Let’s Stop Referring to Self-Care as a “Fad”
Hello my lovely readers! I find myself with a lot of time to write lately, so I hope you don’t mind me shoving myself into your Internet spaces! While everyone has been occupied with COVID-19, I’ve been doing a lot of reflection, which has, unfortunately, caused a long thought spiral of ever-present despair. One thing that’s come to light is how we treat self-care.
Since most of you who read my blog know, I have anxiety. I must take meds to control my anxious brain, and sometimes not even that is enough. What has also greatly helped is exploring new hobbies, taking time to myself, sleep, among other things. I am a firm believer in self-care and truly do think it’s wonderful to be selfish, (within reason), in order to give yourself time to just breathe and be you.
Some may treat self-care seriously as I do; taking time to relax, find their happy center, talk about it on social media, anything. Others treat self-care as a fad, something that will pass and to some, that is eye roll worthy. As a master of rolling my eyes at ridiculous things, I implore the latter group to stop referring self-care and self-expression as a such. Fad insinuates that whatever trendy is a nuisance, something that shouldn’t be taken seriously and isn’t worth your time. During these times, I find it helpful to celebrate self-care. It promotes physical, as well as mental well-being. Healthy conversations about every one’s happies is, in my opinion, essential to having healthy discussions and raising children to believe that mental health is indeed, health.
Personally, I’ve found that practicing self-care, as well as talking about it, makes me happier. I love sharing the small things that make me smile with the people who care to know. I love that I get to openly talk about how today, I felt less anxious because I did this. To the people who find it silly, don’t. If self-care is in fact a trend, then be part of the movement that keeps the trend going. Many people are benefitting from practicing open expression and acceptance.
For myself, I’ve really delved into my love for reading. I am the type of person who will go on a long reading stint, only to switch to podcasts, then movies, and back to books. I’ve always felt like I didn’t really belong anywhere because everyone around me seemed fixed in their hobbies and things they enjoyed at any given moment. It’s only recently that I’ve found someone who is like me and knowing that fact has brought great comfort in my quirky self. Practicing self-care through self-acceptance and love is essential to daily life, I’ve found. Something I’ve picked up recently, for example, is yoga. Not only is it low-impact exercise that is less likely to have me spraining an ankle or messing up my shoulder, but it’s relaxing, focusing on what you can do instead of what you can’t physically do. If I’m not reading or indulging in one of my hobbies with Dan Gibson’s “Solitudes” playing quietly in the background, I’m doing yoga. And it, is, delightful.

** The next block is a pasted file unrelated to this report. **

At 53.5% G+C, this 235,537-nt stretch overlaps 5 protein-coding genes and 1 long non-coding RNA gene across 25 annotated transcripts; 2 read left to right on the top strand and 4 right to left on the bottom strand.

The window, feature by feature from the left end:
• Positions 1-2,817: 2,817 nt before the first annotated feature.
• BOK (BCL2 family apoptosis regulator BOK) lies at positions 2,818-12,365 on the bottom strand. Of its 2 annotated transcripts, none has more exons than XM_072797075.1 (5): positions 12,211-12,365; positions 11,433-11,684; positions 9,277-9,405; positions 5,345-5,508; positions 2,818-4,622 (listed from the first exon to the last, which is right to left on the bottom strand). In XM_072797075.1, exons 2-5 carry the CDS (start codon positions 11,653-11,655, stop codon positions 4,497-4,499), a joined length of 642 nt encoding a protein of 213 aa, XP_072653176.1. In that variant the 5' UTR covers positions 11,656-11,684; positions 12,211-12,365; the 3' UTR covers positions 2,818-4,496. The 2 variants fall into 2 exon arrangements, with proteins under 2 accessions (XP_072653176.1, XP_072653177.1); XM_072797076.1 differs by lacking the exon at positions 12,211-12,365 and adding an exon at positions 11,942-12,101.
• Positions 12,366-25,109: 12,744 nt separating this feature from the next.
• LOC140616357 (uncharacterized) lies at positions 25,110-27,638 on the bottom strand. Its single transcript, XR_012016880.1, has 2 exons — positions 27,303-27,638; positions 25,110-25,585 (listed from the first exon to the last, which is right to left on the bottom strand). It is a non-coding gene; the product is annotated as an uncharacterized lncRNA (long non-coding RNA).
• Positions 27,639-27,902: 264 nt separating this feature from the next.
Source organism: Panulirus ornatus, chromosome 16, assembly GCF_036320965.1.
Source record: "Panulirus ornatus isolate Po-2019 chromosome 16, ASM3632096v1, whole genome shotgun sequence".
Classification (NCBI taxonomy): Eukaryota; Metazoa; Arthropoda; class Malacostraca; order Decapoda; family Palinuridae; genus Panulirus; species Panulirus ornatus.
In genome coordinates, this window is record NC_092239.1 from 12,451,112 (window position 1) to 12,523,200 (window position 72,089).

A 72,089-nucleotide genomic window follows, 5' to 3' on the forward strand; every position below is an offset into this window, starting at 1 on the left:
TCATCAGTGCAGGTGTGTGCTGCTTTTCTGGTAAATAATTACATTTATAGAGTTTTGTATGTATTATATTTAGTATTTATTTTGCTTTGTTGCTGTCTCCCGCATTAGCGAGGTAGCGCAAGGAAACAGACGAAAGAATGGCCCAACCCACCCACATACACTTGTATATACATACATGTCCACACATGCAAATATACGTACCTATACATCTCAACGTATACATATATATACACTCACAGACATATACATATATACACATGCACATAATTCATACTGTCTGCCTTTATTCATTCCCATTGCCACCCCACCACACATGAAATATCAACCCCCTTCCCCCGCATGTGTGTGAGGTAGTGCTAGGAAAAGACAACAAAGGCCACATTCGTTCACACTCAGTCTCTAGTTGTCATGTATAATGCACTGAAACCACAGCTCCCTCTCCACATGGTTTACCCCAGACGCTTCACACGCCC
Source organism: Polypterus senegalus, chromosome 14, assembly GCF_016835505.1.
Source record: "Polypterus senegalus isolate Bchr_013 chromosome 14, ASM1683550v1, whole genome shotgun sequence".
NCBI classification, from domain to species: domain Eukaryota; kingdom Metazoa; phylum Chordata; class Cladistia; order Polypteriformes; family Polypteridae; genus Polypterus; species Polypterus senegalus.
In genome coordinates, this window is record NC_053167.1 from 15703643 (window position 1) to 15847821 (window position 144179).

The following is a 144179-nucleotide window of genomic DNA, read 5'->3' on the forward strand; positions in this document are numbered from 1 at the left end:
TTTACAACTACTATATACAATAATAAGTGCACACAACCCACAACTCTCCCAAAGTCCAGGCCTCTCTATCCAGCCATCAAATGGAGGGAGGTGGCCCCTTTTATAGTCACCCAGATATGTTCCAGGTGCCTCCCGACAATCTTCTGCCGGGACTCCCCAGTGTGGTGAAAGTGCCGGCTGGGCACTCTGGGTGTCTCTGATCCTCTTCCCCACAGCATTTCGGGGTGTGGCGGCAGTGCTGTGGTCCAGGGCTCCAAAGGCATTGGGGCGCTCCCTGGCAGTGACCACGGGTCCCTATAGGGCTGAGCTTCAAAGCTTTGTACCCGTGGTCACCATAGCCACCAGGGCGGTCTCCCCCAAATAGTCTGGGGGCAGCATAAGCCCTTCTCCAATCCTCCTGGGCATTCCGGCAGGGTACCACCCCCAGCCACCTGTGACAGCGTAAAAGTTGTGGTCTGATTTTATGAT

So instead of posting about the negatives on social medias, I try to focus on the good things that make me happy. Reading, shows, being introverted, yoga, coffee, and my dog. It’s not an end all solution to keep all the negativity out, but it helps me be able to discuss what makes me smile as opposed to letting anxious brain take over. Trust me, there’s plenty to be upset about, but also a lot to be immensely happy about.
So, let’s do that. Let’s cultivate a world of positivity that don’t treat fads as something to be scoffed at or dismissed. Some one else’s happies are not always going to be your happies, and that’s perfectly okay and acceptable. I know I say it a lot, but the more we positively focus on ourselves, the better we will be able to help those around us. Practice in moderation can make a happier environment, and as some one whose mood is greatly influenced by her environment, that’s important. Self-care, and by an extension, mental health, is not a fad. Accept, adapt, grow. Be better, do better, and teach the younger generations that mental health is part of well-being. We all know that we want our little ones to grow up to be something great, but they won’t do that if you set your expectations and their expectations of themselves don’t exactly line up. Life is a cruel device which we must learn to cope with, and letting younger kids explore the range of their happies is important and therefore lead to happier adults.
As always, I do hope everyone stays safe during this trying time. If you are quarantined, practice self-care. Remember, it’s not always going to be conventional, and that’s totally fine. As for me, I’m off to go do some yoga, and most likely remove Dodson from my yoga mat. (He considers himself a sleeping yoga master.) Talk at you guys soon!
Let’s Stop Referring to Self-Care as a “Fad”